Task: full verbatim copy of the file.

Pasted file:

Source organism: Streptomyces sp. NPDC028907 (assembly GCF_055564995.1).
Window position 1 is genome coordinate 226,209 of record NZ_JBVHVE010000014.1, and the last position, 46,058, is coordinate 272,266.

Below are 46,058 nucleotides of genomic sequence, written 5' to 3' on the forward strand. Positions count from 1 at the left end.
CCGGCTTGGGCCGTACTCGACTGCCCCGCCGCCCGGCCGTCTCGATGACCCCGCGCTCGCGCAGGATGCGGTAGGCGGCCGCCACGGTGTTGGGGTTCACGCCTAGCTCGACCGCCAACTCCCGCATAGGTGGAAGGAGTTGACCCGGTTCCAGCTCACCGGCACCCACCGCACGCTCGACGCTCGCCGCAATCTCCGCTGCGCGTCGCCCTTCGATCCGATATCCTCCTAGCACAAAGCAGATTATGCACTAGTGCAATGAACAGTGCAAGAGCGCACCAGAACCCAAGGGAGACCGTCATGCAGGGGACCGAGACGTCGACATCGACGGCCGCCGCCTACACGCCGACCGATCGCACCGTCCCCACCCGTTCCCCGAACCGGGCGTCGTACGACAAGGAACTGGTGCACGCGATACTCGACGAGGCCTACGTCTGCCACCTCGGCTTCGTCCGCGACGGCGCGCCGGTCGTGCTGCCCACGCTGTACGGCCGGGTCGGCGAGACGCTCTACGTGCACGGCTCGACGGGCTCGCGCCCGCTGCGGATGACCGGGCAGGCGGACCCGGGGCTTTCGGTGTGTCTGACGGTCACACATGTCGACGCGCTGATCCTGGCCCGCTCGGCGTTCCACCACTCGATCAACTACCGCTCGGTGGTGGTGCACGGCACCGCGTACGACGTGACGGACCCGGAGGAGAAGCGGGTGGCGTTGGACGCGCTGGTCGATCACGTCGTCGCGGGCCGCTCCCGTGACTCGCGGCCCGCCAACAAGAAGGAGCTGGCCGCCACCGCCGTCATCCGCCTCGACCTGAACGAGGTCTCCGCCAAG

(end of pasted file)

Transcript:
Source organism: Streptomyces sp. NPDC028907 (assembly GCF_055564995.1).
Window position 1 is genome coordinate 226,209 of record NZ_JBVHVE010000014.1, and the last position, 46,058, is coordinate 272,266.

Below are 46,058 nucleotides of genomic sequence, written 5' to 3' on the forward strand. Positions count from 1 at the left end.
CCGGCTTGGGCCGTACTCGACTGCCCCGCCGCCCGGCCGTCTCGATGACCCCGCGCTCGCGCAGGATGCGGTAGGCGGCCGCCACGGTGTTGGGGTTCACGCCTAGCTCGACCGCCAACTCCCGCATAGGTGGAAGGAGTTGACCCGGTTCCAGCTCACCGGCACCCACCGCACGCTCGACGCTCGCCGCAATCTCCGCTGCGCGTCGCCCTTCGATCCGATATCCTCCTAGCACAAAGCAGATTATGCACTAGTGCAATGAACAGTGCAAGAGCGCACCAGAACCCAAGGGAGACCGTCATGCAGGGGACCGAGACGTCGACATCGACGGCCGCCGCCTACACGCCGACCGATCGCACCGTCCCCACCCGTTCCCCGAACCGGGCGTCGTACGACAAGGAACTGGTGCACGCGATACTCGACGAGGCCTACGTCTGCCACCTCGGCTTCGTCCGCGACGGCGCGCCGGTCGTGCTGCCCACGCTGTACGGCCGGGTCGGCGAGACGCTCTACGTGCACGGCTCGACGGGCTCGCGCCCGCTGCGGATGACCGGGCAGGCGGACCCGGGGCTTTCGGTGTGTCTGACGGTCACACATGTCGACGCGCTGATCCTGGCCCGCTCGGCGTTCCACCACTCGATCAACTACCGCTCGGTGGTGGTGCACGGCACCGCGTACGACGTGACGGACCCGGAGGAGAAGCGGGTGGCGTTGGACGCGCTGGTCGATCACGTCGTCGCGGGCCGCTCCCGTGACTCGCGGCCCGCCAACAAGAAGGAGCTGGCCGCCACCGCCGTCATCCGCCTCGACCTGAACGAGGTCTCCGCCAAG